I don’t expect to have any problems printing batches of these parts on the A1 Mini.
Is that 180x180 bed too small?!
I had a slightly worrisome moment while unboxing the new printer. The textured PEI sheet is right on top of everything along with the quick-start guide. I was out in our cavernous living room when I was unpacking everything, and I have to say that the print surface looked absolutely minuscule out there!
Once I got it into my office, though, it looked like a much more reasonable size. Yes. It is much smaller than the Prusa MK3 or the Sovol SV06, but the Bambu A1 Mini has quite a reasonable print volume.
If you want to be able to print a Scout Trooper helmet, then the A1 Mini isn’t the right printer for you. For that matter, neither are the Prusa MK3S, Prusa MK4, or the Sovol SV06. You need something at least as big as the Bambu P1S or the Sovol SV06 Plus!
This tiny printer will be fine for nearly everything I print. You can tell by the wear on the grid printed on my Sovol SV06 that I mostly only use a 2” square in the center of the bed.
I mostly send one or two small parts to the printer for testing, and they rarely take more than 20 minutes to print. Then I check that the parts will fit, make any necessary tweaks, and send another small 20-minute job to the printer. Then I repeat that until I get it right.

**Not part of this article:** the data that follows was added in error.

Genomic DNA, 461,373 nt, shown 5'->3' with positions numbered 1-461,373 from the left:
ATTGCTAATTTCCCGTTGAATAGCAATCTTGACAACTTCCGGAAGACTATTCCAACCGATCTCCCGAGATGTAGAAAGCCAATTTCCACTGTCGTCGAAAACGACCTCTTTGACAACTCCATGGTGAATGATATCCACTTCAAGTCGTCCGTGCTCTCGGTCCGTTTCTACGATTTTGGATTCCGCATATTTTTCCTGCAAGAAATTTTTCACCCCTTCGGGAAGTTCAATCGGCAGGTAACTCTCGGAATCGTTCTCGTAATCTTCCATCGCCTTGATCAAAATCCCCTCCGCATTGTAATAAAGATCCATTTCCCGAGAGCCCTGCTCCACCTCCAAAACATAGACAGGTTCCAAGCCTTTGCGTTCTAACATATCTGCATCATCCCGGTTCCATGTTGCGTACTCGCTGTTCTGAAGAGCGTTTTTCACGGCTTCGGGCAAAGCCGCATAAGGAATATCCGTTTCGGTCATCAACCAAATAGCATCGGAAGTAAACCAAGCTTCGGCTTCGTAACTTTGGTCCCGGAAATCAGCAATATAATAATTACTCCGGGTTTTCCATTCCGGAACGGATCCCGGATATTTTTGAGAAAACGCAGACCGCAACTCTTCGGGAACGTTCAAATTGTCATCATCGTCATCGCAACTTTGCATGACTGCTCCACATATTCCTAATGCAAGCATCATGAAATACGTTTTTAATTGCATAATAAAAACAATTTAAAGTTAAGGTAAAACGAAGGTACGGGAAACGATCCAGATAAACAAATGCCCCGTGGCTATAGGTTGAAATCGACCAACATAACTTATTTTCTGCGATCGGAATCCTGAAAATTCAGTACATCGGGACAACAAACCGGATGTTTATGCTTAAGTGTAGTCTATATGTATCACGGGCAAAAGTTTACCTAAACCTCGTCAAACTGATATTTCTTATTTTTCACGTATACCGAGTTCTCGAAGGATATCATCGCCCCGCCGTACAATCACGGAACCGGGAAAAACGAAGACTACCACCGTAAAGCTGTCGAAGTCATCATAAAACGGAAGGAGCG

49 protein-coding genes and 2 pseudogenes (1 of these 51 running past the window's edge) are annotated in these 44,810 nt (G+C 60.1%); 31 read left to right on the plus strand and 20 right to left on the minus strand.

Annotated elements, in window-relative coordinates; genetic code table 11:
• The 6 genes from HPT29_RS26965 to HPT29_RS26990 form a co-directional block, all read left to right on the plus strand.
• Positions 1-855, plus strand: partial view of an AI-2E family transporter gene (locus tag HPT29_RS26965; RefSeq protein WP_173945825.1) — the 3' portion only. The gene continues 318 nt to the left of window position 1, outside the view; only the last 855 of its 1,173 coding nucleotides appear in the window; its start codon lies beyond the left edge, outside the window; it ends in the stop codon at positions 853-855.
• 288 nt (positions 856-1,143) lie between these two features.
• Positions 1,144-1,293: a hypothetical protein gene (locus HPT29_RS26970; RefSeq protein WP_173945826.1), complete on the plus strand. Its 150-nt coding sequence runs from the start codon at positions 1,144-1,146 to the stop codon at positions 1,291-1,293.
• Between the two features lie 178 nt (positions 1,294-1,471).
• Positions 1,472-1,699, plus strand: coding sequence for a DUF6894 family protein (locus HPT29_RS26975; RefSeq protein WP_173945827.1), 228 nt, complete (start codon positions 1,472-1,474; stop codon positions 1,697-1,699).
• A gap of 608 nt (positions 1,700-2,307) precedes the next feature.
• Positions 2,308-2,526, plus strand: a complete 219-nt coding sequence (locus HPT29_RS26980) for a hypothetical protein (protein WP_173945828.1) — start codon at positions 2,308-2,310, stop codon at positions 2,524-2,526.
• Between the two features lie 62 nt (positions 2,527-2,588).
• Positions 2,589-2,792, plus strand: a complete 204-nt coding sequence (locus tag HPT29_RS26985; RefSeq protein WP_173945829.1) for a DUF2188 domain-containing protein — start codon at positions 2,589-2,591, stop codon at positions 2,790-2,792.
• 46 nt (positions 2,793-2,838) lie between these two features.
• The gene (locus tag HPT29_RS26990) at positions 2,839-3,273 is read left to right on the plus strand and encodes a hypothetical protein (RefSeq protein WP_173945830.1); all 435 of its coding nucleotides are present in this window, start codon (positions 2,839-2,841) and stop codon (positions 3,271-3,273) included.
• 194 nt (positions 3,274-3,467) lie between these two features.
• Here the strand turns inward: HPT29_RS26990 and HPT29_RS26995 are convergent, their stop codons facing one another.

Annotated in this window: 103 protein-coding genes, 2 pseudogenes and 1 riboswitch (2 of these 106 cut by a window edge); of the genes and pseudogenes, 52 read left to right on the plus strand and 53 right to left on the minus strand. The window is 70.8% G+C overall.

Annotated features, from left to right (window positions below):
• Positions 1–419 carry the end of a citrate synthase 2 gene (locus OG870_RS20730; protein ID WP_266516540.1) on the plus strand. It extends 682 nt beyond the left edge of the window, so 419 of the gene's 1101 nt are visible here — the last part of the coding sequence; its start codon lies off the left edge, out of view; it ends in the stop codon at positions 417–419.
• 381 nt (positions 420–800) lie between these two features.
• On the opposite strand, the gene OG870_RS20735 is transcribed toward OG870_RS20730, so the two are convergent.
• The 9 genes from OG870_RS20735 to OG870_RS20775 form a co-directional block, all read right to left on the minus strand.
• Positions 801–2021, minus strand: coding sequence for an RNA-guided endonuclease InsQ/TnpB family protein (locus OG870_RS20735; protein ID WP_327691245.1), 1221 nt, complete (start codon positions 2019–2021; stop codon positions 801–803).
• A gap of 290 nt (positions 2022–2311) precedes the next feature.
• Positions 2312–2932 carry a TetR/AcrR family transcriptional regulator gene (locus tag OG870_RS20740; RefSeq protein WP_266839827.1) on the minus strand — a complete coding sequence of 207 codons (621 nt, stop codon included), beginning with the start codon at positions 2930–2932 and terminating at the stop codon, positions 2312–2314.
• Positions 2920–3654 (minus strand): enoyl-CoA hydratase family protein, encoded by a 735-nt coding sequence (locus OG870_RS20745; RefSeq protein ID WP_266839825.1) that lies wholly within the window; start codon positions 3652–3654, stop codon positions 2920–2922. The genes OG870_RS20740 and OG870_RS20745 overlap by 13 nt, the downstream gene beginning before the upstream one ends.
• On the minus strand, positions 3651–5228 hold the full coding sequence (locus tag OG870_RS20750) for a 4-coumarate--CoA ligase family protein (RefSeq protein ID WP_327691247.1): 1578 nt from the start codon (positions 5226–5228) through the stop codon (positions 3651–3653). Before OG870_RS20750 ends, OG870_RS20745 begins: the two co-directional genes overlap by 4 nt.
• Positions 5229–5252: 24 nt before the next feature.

If you work like I do, you will be fine.
Should you buy a Sovol SV06 or Bambu A1 Mini?!
An answer to this question will need to be a whole blog post on its own, but I had some good thoughts long before the printer arrived, and most of them have already been confirmed in the first day of ownership. It seems worth writing a few paragraphs here.
These printers are not directly comparable. The small, fast, much more user-friendly machine costs $100 more, and Bambu has much better quality control than Sovol. The bigger, still capable machine costs $100 less, but Sovol has pretty poor customer service.
The Sovol SV06 is $195 now. The design and technology is very comparable to the Prusa MK3S, and that design is a proven workhorse. If you get a good machine from Sovol, it ought to be a tank, and you’ll have no trouble finding parts to repair it. The bummer is that this is outdated tech that was extremely exciting in 2016.
The Bambu A1 Mini is modern and friendly, but it costs $299. You don’t have to learn how to calibrate your own z-offset. You don’t have to learn to dial in your flow rate for your filament. These are the two most common problems over on /r/FixMyPrint, and Bambu does it for you. You also get a camera, WiFi printing, and remote print monitoring.